New rules that require retailers to label where fish come from have gone into effect — sort of. The new rules, which were mandated under the 2002 Farm Bill, require fish and shellfish to be labeled as "farm-raised" or "wild-caught," as well as identified by their country of origin (HCN, 3/17/03). The only catch is the rules won’t apply to processed fish, canned tuna, smoked fish or fish sold in restaurants and delis. The U.S. Department of Agriculture is giving grocery stores until April 2005 to comply.
The 9th U.S.
Circuit Court of Appeals is too big, according to the U.S. House of
Representatives. In early October, the House voted 205 to 194 to
split the traditionally liberal court into three
smaller districts (HCN, 2/16/04). Under an amendment sponsored by
Rep. Mike Simpson, R-Idaho, the court — which currently
serves 11 Western states and 56 million people — would
continue to hear cases from California, Hawaii, Guam and the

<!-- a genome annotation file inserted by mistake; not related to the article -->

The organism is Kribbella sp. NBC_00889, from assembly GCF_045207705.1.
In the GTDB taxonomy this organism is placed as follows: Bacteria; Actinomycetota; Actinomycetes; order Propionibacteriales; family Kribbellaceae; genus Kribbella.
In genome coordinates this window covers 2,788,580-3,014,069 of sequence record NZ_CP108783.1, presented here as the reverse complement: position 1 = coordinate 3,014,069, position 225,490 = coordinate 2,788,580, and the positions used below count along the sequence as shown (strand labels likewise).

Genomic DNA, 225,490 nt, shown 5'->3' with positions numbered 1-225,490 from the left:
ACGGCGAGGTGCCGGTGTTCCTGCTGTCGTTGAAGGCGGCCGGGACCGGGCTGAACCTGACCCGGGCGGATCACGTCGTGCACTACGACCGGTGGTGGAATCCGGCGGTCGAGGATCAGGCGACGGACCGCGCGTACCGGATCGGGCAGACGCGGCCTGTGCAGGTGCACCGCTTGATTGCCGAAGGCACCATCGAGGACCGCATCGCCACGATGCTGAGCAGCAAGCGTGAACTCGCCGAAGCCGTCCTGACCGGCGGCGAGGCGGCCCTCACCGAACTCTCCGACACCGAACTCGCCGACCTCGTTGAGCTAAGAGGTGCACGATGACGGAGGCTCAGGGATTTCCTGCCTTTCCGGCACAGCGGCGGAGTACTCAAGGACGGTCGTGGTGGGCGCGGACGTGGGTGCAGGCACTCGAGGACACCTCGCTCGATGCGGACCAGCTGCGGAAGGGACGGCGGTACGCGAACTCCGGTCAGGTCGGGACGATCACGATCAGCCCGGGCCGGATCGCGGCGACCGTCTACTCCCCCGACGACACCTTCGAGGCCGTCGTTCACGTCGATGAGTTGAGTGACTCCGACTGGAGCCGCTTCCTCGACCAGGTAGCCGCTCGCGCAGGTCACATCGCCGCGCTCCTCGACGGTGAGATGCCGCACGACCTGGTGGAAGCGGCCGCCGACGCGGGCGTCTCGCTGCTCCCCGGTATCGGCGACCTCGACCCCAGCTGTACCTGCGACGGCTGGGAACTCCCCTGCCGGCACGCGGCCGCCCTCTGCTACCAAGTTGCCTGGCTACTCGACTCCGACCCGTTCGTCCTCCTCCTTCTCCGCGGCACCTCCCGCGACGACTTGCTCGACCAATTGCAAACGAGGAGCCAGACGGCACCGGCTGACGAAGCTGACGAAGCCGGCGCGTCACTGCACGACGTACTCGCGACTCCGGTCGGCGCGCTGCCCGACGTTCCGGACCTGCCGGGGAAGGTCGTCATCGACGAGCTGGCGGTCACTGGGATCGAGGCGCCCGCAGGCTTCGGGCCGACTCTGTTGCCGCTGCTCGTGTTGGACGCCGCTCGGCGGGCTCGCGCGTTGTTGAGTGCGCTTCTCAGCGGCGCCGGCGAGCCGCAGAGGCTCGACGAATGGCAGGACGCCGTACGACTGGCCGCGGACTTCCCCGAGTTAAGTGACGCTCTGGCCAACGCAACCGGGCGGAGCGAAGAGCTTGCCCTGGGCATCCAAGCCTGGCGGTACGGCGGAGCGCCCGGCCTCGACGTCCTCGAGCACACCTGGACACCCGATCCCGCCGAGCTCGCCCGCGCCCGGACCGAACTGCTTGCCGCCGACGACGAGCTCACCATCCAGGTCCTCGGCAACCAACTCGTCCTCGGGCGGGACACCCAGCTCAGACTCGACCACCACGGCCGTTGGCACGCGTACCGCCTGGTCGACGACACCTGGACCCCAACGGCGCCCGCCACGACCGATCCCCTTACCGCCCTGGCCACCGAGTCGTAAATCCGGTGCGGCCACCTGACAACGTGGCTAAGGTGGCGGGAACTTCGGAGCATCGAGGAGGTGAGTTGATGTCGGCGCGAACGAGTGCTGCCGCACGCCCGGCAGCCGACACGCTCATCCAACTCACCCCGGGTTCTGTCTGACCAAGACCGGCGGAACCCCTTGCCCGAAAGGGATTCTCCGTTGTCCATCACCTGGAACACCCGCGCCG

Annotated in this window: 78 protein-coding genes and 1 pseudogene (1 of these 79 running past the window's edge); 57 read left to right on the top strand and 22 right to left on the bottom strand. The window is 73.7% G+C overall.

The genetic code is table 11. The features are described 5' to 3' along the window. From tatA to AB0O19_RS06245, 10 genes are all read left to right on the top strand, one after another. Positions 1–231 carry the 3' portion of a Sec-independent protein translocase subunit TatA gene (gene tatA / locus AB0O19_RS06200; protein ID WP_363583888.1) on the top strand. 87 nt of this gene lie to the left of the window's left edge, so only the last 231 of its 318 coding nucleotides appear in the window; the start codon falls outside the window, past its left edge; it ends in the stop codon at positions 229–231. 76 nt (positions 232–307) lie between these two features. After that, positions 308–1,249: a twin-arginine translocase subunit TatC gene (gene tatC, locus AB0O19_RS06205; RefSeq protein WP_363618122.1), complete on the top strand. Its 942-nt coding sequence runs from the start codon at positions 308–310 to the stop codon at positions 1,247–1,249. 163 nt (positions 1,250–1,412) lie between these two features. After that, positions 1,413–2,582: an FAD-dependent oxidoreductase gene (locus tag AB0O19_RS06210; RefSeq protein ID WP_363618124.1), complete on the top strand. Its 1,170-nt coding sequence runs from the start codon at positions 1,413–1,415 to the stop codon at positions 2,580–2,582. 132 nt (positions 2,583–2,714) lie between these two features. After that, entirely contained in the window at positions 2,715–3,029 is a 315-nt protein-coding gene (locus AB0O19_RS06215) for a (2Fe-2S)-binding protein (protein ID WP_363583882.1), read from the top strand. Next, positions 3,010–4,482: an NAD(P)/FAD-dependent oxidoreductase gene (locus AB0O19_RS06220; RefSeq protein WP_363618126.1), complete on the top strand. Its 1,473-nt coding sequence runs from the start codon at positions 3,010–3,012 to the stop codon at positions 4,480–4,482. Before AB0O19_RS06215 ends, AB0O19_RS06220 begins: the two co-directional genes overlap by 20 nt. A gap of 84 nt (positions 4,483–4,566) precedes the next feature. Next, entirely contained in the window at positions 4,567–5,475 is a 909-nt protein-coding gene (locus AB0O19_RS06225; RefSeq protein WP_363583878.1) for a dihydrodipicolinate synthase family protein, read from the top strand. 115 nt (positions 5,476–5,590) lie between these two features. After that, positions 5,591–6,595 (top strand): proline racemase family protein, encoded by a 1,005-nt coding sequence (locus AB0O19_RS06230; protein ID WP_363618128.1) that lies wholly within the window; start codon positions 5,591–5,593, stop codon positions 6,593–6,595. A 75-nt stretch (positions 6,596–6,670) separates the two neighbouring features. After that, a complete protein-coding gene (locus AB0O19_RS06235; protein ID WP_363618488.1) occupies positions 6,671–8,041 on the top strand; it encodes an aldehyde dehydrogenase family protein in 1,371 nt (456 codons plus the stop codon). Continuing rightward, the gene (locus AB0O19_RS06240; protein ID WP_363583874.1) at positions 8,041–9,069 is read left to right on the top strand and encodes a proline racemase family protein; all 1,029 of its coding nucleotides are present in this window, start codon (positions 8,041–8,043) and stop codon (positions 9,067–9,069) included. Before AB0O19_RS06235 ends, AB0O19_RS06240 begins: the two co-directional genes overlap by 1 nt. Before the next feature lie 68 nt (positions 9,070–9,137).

Northern Marianas Islands. The new 12th Circuit would serve Idaho,
Nevada, Arizona and Montana; the 13th Circuit would serve Oregon,
Washington and Alaska.
Xcel Energy is committing
its customers to coal: In September, the energy company
submitted its 10-year "least cost resource plan" to
Colorado’s Public Utilities Commission (HCN, 9/13/04). The
utility — which opposes the state’s renewable energy
initiative on the grounds that it will cost customers millions of
dollars — plans to begin charging customers for a new
coal-fired power plant. According to the plan, beginning in January
2005, residential customers will start paying 89 cents per month,
and commercial customers $1.89 per month, to fund the plant’s
construction. Xcel is also letting its "demand side management"
plan expire at the end of 2005; the five-year, $75 million plan
offers rebates to conservation-minded customers who install, for
example, energy-efficient appliances.